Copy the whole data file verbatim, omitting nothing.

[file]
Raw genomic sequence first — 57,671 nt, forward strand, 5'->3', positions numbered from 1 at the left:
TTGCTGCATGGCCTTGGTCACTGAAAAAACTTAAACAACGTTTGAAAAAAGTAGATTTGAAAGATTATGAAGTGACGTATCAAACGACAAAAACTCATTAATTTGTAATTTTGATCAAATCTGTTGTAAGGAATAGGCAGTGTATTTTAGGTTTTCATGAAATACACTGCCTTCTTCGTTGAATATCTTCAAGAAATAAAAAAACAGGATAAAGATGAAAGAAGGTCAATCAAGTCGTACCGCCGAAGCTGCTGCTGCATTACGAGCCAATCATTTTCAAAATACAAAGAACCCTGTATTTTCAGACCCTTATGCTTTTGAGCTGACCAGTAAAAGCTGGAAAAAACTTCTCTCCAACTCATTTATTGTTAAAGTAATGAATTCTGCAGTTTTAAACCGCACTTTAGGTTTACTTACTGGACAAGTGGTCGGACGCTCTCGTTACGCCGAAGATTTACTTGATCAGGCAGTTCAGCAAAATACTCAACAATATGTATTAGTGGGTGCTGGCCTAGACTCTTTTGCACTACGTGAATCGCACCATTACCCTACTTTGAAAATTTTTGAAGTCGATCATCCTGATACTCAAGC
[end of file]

Raw genomic sequence first — 57,671 nt, forward strand, 5'->3', positions numbered from 1 at the left:
TTGCTGCATGGCCTTGGTCACTGAAAAAACTTAAACAACGTTTGAAAAAAGTAGATTTGAAAGATTATGAAGTGACGTATCAAACGACAAAAACTCATTAATTTGTAATTTTGATCAAATCTGTTGTAAGGAATAGGCAGTGTATTTTAGGTTTTCATGAAATACACTGCCTTCTTCGTTGAATATCTTCAAGAAATAAAAAAACAGGATAAAGATGAAAGAAGGTCAATCAAGTCGTACCGCCGAAGCTGCTGCTGCATTACGAGCCAATCATTTTCAAAATACAAAGAACCCTGTATTTTCAGACCCTTATGCTTTTGAGCTGACCAGTAAAAGCTGGAAAAAACTTCTCTCCAACTCATTTATTGTTAAAGTAATGAATTCTGCAGTTTTAAACCGCACTTTAGGTTTACTTACTGGACAAGTGGTCGGACGCTCTCGTTACGCCGAAGATTTACTTGATCAGGCAGTTCAGCAAAATACTCAACAATATGTATTAGTGGGTGCTGGCCTAGACTCTTTTGCACTACGTGAATCGCACCATTACCCTACTTTGAAAATTTTTGAAGTCGATCATCCTGATACTCAAGC